Pre-tournament trading hour—Set aside time for community-building and get more traffic before your main events begin.

After work/school/church draft—Run an event that’s convenient to specific groups of customers and caters to their schedule. If you make events easier to access, you can then capitalize on the increased traffic to sell product.

Creative Events

Find creative ways to move more product by leveraging events. Here are a few more ideas:

Sealed Deck with non-booster product. Run a tournament with the latest release of Planeswalker Decks or standalone deck products.

Product “free” with purchase into an event. Organize deckbuilder’s workshops, where event entry comes with a Deckbuilder’s Toolkit.

Ancillary product launch league. Run a month-long league with preconstructed Commander decks.

Flashback or Chaos Drafts. Host occasional drafts with out-of-Standard sets, either as it was originally meant to be drafted or combined with other inventory you have.

Standard-Friendly Play

Ask Yourself

Which format are you pushing around a new product release?

How do you and your staff talk about Standard?

Do you or your staff play Standard or have a Standard deck?

We talk a lot about lowering barriers to entry for all players and keeping play accessible, and the best way to accomplish this is by promoting a healthy Standard environment in your store.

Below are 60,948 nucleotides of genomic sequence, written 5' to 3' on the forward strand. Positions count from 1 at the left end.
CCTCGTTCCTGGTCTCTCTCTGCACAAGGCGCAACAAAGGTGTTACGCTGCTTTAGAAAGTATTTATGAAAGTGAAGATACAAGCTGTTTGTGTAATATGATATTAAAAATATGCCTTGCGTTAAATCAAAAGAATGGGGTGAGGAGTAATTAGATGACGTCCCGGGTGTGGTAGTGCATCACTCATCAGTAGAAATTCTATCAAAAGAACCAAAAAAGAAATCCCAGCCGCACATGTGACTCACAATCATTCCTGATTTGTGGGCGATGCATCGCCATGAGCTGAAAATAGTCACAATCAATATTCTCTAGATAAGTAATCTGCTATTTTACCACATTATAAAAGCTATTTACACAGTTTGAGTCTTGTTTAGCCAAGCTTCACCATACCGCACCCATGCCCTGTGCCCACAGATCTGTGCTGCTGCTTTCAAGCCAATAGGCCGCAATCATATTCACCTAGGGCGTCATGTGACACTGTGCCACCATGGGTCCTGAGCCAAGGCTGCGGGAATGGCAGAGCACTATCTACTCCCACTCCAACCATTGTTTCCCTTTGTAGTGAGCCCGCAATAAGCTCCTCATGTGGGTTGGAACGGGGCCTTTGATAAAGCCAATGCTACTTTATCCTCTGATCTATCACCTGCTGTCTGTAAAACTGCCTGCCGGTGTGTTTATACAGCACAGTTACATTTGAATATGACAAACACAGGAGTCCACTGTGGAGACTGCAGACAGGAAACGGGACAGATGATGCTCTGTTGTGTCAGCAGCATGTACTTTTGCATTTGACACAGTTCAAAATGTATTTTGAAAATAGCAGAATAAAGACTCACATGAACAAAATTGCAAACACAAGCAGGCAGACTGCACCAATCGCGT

As a business that carries and sells Magic product, you are an influencer in your customer’s purchase decisions, so it is important to be engaged and enthusiastic about it. Here’s our advice for a Standard-minded store.

Marketing

Align your sales push timing with Wizards of the Coast marketing efforts. Our marketing teams carefully craft messages to optimize player excitement in time with set releases. With the release of any new Standard set, work to build excitement around Standard and what the new cards mean for the format.

Wizards of the Coast works to sustain excitement of new set releases for at least a few weeks with event programs and other promotions. Lean into these programs so you can be in alignment, and to sell more product after the set has launched and momentum has slowed down.